Berula repanda is a luxuriantly foliaged plant, ideal for a garden pond or wet patch, and it is in full flower now.
Berula repanda is an evergreen, rhizomatous perennial that grows up to 1.5 m tall. It has striking, simple, pinnate leaves which are marginally toothed and borne on hollow stems. The flowers are arranged in compound umbels and have creamish petals and numerous persistent involucral bracts. The fruit consist of two mericarps, each with 5 ridges and reddish-brown when ripe. It flowers predominantly from January to April during the warm summer months (Hiern 1896; Townsend 1989).
Berula repanda is treated as Least Concern (LC) in the Red List of South African Plants (Raimondo et al . 2009).
Distribution and habitat
This species is widely distributed from Cameroon and Tanzania southwards to Angola, Mozambique and South Africa, where it is locally common in wet areas along stream banks.(Townsend 1989).
Derivation of name and historical aspects
The genus Berula, until recently, comprised only a single species, B. erecta . However this concept was expanded by Spalik et al. (2009), to include the monotypic genus Afrocarum and three species previously placed in Sium. The genus now comprises six species, four of which are restricted to Africa (of which two are endemic to St Helena). The generic name is a distortion of another well known Apiaceae genus, Ferula, commonly called hog's fennel (Trinder-Smith, 2003). The specific name “ repanda ” refers to the slightly uneven and wavy leaf margins that distinguish it from the similar B. thunbergii .
Uses and cultural aspects
We are not aware of any cultural or medicinal uses for this species. However, Berula thunbergii is used traditionally to treat toothache and has been reported to be poisonous to livestock, while, in contrast, the stems of B. bracteata are eaten raw in St Helena (Watt & Breyer-Brandwijk 1962).
Growing Berula repanda
This plant needs to be grown in a very wet position preferably along the banks of a pond or potted up in the pond where they will tolerate full sun or semi-shade. As it grows from a creeping rhizome it can be propagated vegetatively by subdivision of the rhizome. This species is the dominant planting along the edge of the Otter Pond in Kirstenbosch Botanical Garden, Cape Town, where it can be seen growing together with Alsophila dregei (tree fern), Wachendorfia thrysiflora and Crocosmia x crocosmiiflora .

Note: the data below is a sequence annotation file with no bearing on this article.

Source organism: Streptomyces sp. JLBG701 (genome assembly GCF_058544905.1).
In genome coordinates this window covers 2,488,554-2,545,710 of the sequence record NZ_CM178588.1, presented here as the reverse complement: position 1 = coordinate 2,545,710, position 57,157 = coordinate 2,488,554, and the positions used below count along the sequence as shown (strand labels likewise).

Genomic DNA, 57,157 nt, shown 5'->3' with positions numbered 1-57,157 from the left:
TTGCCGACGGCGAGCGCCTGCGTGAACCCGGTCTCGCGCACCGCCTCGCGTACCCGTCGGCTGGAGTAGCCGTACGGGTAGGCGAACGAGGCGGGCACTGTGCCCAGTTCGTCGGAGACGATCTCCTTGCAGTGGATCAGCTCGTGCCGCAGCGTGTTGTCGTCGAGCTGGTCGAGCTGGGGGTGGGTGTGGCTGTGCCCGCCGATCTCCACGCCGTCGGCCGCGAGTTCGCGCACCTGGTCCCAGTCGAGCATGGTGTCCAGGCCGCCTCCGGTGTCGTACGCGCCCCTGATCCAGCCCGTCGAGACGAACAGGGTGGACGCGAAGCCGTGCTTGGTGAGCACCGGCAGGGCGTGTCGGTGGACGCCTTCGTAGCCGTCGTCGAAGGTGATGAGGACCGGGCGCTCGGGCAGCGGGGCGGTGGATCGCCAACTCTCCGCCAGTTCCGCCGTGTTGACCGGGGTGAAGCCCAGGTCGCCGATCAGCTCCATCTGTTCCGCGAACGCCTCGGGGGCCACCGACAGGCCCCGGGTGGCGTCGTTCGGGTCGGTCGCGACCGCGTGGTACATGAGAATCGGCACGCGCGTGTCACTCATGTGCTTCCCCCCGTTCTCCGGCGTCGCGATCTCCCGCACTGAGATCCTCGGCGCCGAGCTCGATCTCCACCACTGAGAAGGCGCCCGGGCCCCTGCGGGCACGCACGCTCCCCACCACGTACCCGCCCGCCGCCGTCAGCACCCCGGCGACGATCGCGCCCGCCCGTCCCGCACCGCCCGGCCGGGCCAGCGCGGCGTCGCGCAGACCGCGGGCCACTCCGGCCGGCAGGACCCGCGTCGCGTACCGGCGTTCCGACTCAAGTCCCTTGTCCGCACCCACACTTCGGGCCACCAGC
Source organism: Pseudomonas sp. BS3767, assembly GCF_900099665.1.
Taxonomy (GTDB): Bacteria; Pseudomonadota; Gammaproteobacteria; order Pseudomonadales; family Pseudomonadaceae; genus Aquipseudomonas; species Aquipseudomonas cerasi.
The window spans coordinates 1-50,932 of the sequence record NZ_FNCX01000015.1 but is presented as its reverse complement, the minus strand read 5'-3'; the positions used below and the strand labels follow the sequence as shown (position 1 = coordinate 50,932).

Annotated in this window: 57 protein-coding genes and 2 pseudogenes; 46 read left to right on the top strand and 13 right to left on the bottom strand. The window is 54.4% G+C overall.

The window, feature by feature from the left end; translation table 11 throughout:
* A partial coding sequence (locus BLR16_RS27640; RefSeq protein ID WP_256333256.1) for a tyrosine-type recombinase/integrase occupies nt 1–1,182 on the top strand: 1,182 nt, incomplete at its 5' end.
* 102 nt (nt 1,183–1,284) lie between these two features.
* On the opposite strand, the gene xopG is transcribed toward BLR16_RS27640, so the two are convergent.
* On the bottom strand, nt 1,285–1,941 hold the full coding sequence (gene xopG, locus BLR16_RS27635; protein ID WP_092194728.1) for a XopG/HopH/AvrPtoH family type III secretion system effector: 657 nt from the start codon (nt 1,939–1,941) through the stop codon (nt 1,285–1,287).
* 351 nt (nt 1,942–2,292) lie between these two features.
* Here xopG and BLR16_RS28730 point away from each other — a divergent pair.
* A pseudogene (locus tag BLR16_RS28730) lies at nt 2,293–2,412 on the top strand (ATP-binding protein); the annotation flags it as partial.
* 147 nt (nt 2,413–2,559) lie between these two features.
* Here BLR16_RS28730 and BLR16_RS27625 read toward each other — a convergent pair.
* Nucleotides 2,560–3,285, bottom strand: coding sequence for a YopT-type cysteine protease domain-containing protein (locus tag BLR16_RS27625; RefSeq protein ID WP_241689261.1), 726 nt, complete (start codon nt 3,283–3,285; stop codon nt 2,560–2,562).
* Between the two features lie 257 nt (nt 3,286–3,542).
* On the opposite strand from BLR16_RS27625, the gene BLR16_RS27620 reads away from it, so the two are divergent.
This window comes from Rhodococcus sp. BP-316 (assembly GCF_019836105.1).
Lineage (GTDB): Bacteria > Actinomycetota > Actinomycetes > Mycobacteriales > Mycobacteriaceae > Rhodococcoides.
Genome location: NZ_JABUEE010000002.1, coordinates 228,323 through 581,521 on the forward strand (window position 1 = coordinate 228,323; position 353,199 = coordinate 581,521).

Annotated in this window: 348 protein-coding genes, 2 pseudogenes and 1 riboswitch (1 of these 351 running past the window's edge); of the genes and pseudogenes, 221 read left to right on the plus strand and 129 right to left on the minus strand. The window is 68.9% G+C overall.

- Hiern, W.P. (1896). Catalogue of the African plants collected by Dr. Friedrich Welwitsch in 1853–1861. Dicotyledons. Volume 1, Part 1. British Museum, London.
- Raimondo, D., Von Staden, L., Foden, W., Victor, J.E., Helme, N.A., Turner, R.C., Kamundi, D.A. & Manyama, P.A. (eds ) . 2009. Red List of South African Plants 2009. Strelitzia 25. South African National Biodiversity Institute, Pretoria.
- Spalik, K., Downie, S.R. & Watson, M.F. 2009. Generic delimitations within the Sium alliance (Apiaceae tribe Oenantheae) inferred from cpDNA rps16 - 5'trnK(UUU) and nrDNA ITS sequences. Taxon 58: 735–748.
Townsend, C.C. (1989). Umbelliferae in Polhill, R.M. (ed.). Flora of Tropical East Africa . Royal Botanical Gardens, Kew.
- Trinder-Smith, T.H. (2003). The Levyns guide to the plant genera of the southwestern Cape. Contributions from the Bolus Herbarium No. 21.
- Watt, J.M & Breyer-Brandwijk, M.G. (1962). Medicinal and poisonous plants of Southern and Eastern Africa (edn 2). Livingstone, Edinburgh.
Bronwynne Busch & Anthony R. Magee